Time and Space
The data was grouped into a number of time steps. In Crush the duration of these times steps are malleable - some layers of sound span 10 minutes, others a few seconds. Different timescales were chosen so as to highlight the processes described by the data as well as allowing interesting musical and sounding motives to be heard. Likewise, the spatial dimension is malleable in the artwork, ranging from one to many meters.
The interactive system
We designed a motion tracking system that allows each user to physically navigate through the 3D sound composition. The user wears a head-mounted Nintendo Wii-Remote with the Motion Sensor Plus. This unit contains 3D accelerometers, gyroscopes and an infrared camera. Seven targets with infrared light constellations surround the interactive space and actively recalibrate drift from the accelerometers and gyroscopes. Motion data are sent to a computer over Bluetooth and processed to render the user's position and direction of view. This information is used to modify the spatial sound image and video. For the person wearing the headset, the 3D sound is rendered using head-related transfer functions (HRTFs) over wireless headphones. Two people may interact with the work at any one time (restrictions due to radio interference between headphones). For other visitors, sound is decoded over the loudspeaker array.
In Crush the fracture simulations occupy 10-minute 3D layers, while the acoustic emissions occupy time spans from 10 seconds to two minutes. The listener navigates through the crushing rock structure using their ears.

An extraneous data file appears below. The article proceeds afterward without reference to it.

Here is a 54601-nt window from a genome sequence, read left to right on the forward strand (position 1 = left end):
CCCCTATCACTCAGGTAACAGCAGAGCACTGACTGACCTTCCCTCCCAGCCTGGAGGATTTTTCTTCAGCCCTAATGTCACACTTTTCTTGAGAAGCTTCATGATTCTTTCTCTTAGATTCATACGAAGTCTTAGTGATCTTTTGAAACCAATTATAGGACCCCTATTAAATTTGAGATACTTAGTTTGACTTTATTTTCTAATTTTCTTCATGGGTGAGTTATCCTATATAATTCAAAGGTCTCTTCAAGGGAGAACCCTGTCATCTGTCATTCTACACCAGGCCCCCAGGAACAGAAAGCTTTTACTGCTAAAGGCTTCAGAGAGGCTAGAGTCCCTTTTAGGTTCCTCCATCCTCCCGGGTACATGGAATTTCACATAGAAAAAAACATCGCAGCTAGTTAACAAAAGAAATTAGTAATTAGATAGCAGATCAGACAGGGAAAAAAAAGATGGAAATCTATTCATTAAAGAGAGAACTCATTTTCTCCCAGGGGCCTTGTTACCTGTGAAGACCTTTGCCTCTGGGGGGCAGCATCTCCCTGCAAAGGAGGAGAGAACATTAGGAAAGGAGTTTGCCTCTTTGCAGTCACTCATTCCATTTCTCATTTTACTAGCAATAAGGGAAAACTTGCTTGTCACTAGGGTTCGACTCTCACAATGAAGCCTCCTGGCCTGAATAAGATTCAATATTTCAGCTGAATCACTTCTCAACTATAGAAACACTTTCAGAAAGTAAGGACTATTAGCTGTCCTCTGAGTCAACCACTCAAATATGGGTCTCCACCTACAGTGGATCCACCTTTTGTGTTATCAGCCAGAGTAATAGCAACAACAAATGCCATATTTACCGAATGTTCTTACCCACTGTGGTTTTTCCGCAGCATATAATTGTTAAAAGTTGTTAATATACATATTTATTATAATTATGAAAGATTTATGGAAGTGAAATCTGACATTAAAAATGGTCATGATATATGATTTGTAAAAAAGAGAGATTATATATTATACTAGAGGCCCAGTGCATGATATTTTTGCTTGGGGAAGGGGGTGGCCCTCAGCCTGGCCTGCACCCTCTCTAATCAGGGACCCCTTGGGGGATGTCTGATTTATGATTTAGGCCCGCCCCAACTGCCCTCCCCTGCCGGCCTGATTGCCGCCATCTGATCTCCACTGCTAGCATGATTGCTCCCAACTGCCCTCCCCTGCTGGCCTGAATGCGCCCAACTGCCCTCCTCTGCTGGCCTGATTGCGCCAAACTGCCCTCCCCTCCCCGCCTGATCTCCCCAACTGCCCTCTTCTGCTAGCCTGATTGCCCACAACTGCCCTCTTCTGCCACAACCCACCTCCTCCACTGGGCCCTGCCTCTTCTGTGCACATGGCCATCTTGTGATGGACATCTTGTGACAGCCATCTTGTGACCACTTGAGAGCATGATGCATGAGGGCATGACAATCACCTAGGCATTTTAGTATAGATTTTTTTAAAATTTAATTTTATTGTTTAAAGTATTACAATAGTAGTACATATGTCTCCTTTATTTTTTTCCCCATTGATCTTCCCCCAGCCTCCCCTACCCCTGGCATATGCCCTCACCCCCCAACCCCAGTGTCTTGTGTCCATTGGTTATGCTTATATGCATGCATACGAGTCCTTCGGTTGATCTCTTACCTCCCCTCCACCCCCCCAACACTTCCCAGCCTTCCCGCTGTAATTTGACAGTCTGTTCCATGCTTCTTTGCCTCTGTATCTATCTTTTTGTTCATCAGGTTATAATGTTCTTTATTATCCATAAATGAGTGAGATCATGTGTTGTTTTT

The loudspeaker array
In a dedicated space, an eight-channel loudspeaker system plays the 3D sound-field encoded with higher-order ambisonics based on one of the two interactive streams. This gives a higher quality and more precise sound picture than that heard over the headphones. If no one is currently interacting with the work, a preset cycle begins.
Video projection (optional)
A 3D interactive virtual world is created with the open source gaming software Irrlicht. As the user navigates through the real space these movements control the camera view inside the virtual world containing the following elements:
The targets / infrared light constellations corresponding to the real interactive space.
A point cloud derived from the numerical simulations.
80 images derived from X-ray CT scans of a fracture in sand-stone, one picture every mm. The projected location, size and brightness of each image are controlled by the location, amplitude and frequency of the loudest component of the 3D sound-field. In this way the sound may be regarded as a mediator between visualised science and art.
New in Crush-2
Learning from the experiments in Crush, in Crush-2 we are:
Exploring new simulations and new acoustic emissions.
Developing the sonfication process and data-sound mapping.
Thoroughly exploring interactivity, meaning for the visitor and connection to the real space within which the installation is set-up.
Revising the visual information and its effect on (a) the aural sonifcation and (b) the general meaning the visitor may find.
Designing a durable solution for the head gear.
Solutions for long-term running.